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From the Mayor's Desk

State of the City Sneak Peek 

An early preview of Mayor Patricia Lock Dawson's 2022 State of the City Address.

A headshot of Mayor Patricia Lock Dawson

The countdown is on! In a matter of days, on Feb. 24, I will provide the annual State of the City Address,  an annual tradition outlined in our City Charter as a time for the mayor to inform the city of their programs, objectives, and priorities for the year ahead. 

This month marks one year of writing these editorials for The Raincross Gazette and my second State of the City Address as mayor. To commemorate these two milestones, I would like to share with you an exclusive sneak peek of what to expect from my address later this month. 

Bookended by my personal story, how opportunity drove my parents to settle in post-war Riverside, and feedback from residents of how Riverside should prepare for the future, there is a focus in the address on the smalltown feel that Riverside gives so many of us. 

At its core, this address is dual parts report card and blueprint for the future. I will reflect on the past year, focusing on the work and successes my team and I have accomplished — supported by data metrics that gauge our efforts. 

In addition to the sprinkling of personal stories and a look back on 2021, the address is broken into the three signature themes of my administration: Reimagining the River, Revitalizing our Downtown, and Reinventing our Economy through Industry, Innovation and Arts. These three are all couched within the overarching focus of ensuring a livable Riverside. The signature themes become tangible when we see them in city initiates that are making an impact.

The first challenge I will address head-on is homelessness. There is no more denying that we have a mental health and addiction crisis in our state that is perpetuating cycles of homelessness. Those that are not able to take care of themselves, due to various mental and behavioral challenges, are the most difficult populations to help due to existing laws and individual resistance. We have resources like no other time in our history to help those who are able and willing to accept help, but increased funding will not be enough to help those suffering from mental illness in our community. We need new laws and tools. In my address I will share what I am doing, with the help of my colleagues in California’s 13 largest cities, to make these new laws and tools a reality.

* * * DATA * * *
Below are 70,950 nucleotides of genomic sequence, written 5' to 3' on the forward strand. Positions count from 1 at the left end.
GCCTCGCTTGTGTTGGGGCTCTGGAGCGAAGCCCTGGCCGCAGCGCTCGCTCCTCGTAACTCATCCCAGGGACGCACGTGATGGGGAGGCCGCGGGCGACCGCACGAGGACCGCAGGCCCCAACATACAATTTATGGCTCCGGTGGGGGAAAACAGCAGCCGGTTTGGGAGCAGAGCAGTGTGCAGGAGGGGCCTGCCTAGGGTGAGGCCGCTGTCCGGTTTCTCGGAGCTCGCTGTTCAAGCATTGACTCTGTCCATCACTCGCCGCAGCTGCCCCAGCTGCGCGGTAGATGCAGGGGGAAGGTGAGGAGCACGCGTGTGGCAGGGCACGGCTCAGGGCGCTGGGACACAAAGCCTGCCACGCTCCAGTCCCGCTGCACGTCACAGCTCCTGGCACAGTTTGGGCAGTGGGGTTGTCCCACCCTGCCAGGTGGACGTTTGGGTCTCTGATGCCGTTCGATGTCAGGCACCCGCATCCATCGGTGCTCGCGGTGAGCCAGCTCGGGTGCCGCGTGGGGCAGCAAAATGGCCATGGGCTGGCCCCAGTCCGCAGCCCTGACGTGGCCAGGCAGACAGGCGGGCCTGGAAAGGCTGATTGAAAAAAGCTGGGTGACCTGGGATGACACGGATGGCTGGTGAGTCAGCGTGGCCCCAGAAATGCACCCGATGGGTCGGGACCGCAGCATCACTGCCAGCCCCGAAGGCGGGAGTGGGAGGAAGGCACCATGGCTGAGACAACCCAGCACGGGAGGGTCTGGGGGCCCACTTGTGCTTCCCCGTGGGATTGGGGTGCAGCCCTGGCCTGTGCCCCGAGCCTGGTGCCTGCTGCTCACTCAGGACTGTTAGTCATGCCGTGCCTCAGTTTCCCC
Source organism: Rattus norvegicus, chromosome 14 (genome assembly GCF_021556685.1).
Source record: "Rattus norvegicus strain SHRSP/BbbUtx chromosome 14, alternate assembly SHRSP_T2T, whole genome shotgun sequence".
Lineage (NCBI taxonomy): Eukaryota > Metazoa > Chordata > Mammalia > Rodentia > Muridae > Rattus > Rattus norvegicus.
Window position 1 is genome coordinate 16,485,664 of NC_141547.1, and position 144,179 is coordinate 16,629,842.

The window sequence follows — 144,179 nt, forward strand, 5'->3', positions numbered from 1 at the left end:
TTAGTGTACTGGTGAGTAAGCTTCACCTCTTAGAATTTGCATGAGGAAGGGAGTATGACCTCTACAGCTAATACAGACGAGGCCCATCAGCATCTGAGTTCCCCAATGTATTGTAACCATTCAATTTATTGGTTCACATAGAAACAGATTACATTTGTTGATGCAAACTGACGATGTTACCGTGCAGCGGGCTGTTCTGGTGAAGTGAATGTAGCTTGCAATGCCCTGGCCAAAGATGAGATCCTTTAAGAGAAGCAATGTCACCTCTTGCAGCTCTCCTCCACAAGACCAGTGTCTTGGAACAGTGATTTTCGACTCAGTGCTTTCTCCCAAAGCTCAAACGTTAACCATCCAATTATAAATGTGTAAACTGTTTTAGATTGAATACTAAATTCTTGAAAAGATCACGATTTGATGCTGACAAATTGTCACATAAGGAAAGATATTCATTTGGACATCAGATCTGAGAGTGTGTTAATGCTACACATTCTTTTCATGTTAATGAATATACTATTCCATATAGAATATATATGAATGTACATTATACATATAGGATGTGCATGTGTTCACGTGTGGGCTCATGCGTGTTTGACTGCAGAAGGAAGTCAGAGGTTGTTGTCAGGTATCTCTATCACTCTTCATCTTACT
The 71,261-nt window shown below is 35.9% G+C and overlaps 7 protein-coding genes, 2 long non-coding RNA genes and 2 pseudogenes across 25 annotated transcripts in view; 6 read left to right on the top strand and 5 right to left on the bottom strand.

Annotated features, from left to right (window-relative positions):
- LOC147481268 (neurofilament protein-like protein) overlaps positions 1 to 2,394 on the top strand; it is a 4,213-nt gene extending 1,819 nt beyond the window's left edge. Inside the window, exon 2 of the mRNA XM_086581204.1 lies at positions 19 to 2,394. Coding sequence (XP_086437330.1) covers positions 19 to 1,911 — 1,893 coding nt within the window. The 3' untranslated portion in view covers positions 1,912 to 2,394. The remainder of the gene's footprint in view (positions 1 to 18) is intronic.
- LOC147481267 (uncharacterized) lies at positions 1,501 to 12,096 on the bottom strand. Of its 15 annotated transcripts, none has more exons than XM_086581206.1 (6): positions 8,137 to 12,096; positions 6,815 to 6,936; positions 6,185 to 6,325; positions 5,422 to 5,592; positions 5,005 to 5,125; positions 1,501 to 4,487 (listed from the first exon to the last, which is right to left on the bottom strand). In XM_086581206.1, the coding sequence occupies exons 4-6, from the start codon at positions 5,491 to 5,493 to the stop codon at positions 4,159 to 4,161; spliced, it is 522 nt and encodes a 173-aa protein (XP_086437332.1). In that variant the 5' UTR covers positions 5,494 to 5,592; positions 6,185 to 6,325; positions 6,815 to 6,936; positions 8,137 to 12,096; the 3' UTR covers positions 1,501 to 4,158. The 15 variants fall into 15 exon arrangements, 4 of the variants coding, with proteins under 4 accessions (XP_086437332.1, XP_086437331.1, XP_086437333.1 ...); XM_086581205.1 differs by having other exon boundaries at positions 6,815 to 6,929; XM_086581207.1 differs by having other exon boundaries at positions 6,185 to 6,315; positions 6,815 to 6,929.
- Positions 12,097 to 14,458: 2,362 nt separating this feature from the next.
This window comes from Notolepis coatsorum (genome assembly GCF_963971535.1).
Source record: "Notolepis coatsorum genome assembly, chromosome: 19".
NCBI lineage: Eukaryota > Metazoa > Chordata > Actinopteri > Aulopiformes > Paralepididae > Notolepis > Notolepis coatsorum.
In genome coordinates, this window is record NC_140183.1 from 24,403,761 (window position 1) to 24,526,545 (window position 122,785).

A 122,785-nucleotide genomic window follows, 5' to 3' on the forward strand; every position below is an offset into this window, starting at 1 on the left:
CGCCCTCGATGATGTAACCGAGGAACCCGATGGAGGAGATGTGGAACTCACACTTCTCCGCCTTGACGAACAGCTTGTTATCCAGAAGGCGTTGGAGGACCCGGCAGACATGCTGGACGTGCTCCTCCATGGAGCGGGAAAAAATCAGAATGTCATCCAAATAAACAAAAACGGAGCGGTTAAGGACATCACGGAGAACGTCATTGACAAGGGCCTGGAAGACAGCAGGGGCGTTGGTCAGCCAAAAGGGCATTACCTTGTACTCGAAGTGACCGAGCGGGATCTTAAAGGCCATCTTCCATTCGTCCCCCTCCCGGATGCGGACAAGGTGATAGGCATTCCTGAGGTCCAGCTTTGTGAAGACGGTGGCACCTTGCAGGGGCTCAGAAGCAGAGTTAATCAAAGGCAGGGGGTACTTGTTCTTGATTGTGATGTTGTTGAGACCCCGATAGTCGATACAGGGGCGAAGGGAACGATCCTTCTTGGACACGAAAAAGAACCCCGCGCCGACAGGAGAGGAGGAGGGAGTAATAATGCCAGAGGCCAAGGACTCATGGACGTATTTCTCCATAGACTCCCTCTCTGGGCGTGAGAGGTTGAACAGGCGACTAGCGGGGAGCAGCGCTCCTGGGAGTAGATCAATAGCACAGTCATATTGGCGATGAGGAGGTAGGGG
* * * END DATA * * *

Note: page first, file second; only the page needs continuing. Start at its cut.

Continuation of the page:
Beyond the focus on homelessness, this year’s State of the City Address will also speak to the historic amount of private investment in our downtown. I will deliver the address from the Main Library which is a physical manifestation of the progress being made downtown — in tandem with The Cheech, the Civil Rights Institute, and scores of new housing units, such as the long-anticipated reuse of the historic Stalder Building into our newest, upcoming mixed-use project, The Mark. 

The address concludes with the aspect of public service in which I am most passionate and what I hope all leaders are deeply concerned about: bridging the division in our society. Promoting unity, decreasing division, and working across the aisle to govern should be the foundation of everything we do. Our country, our democracy, even our city is threatened by divisions—another crisis we cannot ignore. I will share about the advisory group I formed, known as the Mayor’s Bipartisan Forum, which brings right-leaning and left-leaning political ideologies into one room to find common ground and seek out legislative changes. 

All the other topics and initiatives covered in the address will be saved until the big night! I urge you to review RiversideCA.gov/SOTC to find all the ways to watch the State of the City. After the address, please share your feedback with me at 2mayor@riversideca.gov. What spoke to you? What gives you hope for our tomorrow in Riverside? And what should we do to better prepare for Riverside’s future?